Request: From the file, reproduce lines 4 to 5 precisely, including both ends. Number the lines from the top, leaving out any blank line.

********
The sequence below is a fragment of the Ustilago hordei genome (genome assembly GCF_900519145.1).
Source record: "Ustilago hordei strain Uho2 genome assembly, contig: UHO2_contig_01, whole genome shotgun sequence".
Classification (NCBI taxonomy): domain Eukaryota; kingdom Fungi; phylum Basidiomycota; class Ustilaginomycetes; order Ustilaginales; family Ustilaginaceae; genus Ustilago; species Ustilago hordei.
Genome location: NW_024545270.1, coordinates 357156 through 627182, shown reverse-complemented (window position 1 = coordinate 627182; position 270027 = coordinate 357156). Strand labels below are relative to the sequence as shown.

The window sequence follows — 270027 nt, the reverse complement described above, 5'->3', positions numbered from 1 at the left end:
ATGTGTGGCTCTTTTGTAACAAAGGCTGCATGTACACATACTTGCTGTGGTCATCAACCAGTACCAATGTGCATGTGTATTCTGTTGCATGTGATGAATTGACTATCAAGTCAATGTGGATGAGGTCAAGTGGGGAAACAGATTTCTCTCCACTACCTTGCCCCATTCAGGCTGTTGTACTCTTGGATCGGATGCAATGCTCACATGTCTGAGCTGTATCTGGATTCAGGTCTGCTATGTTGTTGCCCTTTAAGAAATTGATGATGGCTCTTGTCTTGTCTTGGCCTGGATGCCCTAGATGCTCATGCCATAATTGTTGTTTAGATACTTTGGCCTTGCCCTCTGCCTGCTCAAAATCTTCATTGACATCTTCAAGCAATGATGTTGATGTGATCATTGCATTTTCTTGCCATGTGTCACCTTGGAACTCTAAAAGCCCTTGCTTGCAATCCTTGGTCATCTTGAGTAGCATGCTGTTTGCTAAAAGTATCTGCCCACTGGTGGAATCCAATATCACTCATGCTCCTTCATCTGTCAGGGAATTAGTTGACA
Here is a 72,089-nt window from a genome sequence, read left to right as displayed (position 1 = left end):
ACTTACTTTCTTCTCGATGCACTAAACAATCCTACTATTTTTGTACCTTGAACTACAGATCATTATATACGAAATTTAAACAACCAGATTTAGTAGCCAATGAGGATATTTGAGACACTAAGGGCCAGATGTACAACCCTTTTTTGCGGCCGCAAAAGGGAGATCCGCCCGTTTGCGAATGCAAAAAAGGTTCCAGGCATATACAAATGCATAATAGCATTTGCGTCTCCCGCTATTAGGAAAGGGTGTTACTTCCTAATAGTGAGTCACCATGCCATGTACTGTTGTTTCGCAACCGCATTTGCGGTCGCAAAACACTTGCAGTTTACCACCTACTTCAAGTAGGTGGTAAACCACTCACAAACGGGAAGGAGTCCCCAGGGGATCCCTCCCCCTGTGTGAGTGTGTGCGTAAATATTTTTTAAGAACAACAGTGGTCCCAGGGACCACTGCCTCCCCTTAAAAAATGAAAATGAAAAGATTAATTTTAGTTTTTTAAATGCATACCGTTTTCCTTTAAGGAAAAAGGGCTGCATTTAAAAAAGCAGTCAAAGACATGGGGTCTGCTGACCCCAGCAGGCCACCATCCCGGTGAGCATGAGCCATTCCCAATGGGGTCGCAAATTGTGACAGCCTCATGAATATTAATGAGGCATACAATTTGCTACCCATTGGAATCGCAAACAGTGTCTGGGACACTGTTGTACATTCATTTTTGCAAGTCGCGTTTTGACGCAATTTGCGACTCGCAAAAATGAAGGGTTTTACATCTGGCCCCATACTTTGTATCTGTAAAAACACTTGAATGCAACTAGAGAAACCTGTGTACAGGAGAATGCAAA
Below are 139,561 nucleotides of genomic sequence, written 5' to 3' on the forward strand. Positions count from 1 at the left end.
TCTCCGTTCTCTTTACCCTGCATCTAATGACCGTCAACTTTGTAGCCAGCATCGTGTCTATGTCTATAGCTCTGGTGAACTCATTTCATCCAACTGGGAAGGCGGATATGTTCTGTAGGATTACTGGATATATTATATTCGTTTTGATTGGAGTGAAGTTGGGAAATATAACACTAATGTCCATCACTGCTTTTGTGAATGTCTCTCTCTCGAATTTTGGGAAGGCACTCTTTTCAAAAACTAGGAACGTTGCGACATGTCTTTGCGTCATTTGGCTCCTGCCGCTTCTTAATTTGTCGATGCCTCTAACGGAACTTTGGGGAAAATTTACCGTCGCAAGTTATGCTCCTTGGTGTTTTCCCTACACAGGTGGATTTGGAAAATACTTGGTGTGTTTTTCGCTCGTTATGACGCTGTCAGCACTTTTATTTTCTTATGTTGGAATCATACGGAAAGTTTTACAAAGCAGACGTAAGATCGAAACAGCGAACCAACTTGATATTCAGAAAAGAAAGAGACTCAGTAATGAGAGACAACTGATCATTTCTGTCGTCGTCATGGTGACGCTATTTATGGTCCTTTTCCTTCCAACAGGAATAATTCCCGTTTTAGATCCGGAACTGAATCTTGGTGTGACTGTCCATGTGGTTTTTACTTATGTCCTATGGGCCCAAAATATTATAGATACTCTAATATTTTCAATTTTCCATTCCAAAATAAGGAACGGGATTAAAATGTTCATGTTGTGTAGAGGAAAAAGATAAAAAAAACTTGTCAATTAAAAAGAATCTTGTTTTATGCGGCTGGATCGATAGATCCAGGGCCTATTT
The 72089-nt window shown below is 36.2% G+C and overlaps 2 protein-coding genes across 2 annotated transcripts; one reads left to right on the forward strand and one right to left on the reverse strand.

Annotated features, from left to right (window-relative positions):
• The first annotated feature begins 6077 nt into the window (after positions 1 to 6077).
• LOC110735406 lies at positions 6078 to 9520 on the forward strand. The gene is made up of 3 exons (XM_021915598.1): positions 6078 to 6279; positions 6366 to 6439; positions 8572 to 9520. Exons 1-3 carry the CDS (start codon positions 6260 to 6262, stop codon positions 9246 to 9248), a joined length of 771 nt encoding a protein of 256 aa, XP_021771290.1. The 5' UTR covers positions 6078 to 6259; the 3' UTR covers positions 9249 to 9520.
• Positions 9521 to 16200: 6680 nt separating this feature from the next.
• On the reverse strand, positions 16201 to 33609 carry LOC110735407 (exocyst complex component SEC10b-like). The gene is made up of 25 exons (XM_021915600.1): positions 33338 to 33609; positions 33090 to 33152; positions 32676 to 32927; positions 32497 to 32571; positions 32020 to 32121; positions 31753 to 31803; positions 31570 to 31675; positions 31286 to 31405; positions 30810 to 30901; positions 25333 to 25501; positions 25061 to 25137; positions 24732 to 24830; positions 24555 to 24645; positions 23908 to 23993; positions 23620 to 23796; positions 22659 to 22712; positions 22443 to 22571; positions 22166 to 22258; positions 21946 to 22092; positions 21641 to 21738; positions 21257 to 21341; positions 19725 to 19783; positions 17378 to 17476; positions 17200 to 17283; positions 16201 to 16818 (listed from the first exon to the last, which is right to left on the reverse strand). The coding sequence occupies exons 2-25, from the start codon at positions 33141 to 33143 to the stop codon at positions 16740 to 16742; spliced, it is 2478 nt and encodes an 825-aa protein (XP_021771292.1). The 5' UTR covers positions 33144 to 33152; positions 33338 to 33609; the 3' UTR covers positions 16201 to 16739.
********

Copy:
Genome location: NW_024545270.1, coordinates 357156 through 627182, shown reverse-complemented (window position 1 = coordinate 627182; position 270027 = coordinate 357156). Strand labels below are relative to the sequence as shown.

The window sequence follows — 270027 nt, the reverse complement described above, 5'->3', positions numbered from 1 at the left end: